The United States should impose more sanctions on Russia before it has a chance to interfere with presidential elections in Ukraine later this month, a bipartisan slate of senators told U.S. officials today.
With less than three weeks until the May 25 elections in Ukraine, international monitors have not yet seen any signs that Russia is planning any type of obstruction, but members of the Senate Foreign Relations Committee told Assistant Secretary for European and Eurasian Affairs Victoria Nuland that the United States should act pre-emptively.
“I see the Russians doing everything they can to disrupt those elections. And it seems to me there needs to be a consequence for that upfront so that that disruption doesn’t continue to take place,” said Sen. Robert Menendez, D-N.J., chairman of the Senate Foreign Relations Committee, during a hearing on Ukraine.
His Republican counterpart Bob Corker, R-Tenn., warned that Ukraine could go the way of Syria without further U.S. support.
“We talked big, but we didn’t follow up. We didn’t do the things that we said we would do,” he said.
Last week, President Obama set as the bar for additional sanctions Russian hampering of Ukrainian democracy.
“If, in fact, we see the disruptions and the destabilization continuing so severely that it impedes elections on May 25, we will not have a choice but to move forward with additional, more severe sanctions,” he said, during a joint news conference with German Chancellor Angela Merkel.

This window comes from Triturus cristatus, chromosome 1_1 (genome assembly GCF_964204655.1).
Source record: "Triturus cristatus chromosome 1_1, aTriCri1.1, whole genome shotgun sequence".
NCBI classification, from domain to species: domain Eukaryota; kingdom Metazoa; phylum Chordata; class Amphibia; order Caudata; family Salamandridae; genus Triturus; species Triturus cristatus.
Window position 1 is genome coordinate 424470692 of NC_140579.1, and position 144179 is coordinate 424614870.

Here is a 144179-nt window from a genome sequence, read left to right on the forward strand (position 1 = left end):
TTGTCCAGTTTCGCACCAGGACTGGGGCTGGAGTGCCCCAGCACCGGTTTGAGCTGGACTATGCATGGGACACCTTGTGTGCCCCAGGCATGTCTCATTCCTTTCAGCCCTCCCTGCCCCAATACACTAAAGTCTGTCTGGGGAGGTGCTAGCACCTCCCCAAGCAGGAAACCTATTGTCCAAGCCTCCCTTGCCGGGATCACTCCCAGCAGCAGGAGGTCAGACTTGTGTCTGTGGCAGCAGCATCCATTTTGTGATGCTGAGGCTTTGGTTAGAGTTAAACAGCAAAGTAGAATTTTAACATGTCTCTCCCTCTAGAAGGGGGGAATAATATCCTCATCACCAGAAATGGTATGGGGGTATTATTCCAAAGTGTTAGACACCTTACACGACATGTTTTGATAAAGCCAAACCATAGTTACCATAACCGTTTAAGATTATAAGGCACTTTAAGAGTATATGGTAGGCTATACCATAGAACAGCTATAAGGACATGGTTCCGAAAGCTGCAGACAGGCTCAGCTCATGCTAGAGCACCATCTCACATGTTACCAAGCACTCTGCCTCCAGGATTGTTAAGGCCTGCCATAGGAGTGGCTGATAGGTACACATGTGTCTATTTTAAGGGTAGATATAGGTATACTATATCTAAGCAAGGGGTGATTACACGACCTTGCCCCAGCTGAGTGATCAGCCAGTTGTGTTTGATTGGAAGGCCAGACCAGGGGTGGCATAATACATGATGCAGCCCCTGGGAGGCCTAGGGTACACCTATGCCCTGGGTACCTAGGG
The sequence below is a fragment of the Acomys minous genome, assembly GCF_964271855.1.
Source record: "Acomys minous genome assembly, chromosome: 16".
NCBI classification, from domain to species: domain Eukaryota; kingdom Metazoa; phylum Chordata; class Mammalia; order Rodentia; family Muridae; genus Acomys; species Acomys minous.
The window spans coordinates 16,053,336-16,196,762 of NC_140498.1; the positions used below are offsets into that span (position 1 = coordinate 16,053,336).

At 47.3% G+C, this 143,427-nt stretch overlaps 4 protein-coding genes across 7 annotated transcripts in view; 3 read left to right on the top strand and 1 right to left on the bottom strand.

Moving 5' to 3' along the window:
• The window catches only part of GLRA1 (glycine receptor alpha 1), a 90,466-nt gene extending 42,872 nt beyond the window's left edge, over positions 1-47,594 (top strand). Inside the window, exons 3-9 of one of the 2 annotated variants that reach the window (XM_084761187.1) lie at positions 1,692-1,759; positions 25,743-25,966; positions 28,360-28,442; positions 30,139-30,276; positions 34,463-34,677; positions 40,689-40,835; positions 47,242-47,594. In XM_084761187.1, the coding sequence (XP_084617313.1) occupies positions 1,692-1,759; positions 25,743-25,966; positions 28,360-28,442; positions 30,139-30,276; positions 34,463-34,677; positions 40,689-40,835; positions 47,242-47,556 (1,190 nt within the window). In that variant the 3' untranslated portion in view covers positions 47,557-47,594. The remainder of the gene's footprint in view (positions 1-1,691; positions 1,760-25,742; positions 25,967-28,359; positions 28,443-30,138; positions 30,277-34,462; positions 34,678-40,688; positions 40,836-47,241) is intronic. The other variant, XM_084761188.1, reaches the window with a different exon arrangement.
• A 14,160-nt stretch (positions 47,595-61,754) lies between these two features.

In fact, Nuland went slightly beyond that today, saying a planned May 11, Crimea-like referendum in the restive region of Donetsk, in which voters can choose to become part of Russia, could also be a “trigger” if Russia then moves in militarily to protect its new citizens.
But that didn’t sit well with Sen. John McCain, R-Ariz., who accused Nuland of being unclear about defining the criteria for additional sanctions.
“So, not only do they have to vote but then they have to move into — Russians have to move into eastern Crimea?” McCain asked Nuland.
“Again, senator, I think we will evaluate events as they move forward and we’re very much … ” Nuland said, getting cut off.
“Oh, you can’t tell me. So the answer is that you can’t tell me what specific action Russia would take in order to trigger sanctions, outside of the actual elections being disrupted themselves,” McCain responded.
McCain then expressed his disappointment with her response.
“I had hoped better for — better as a witness when I strongly supported your nomination for your present position,” he said.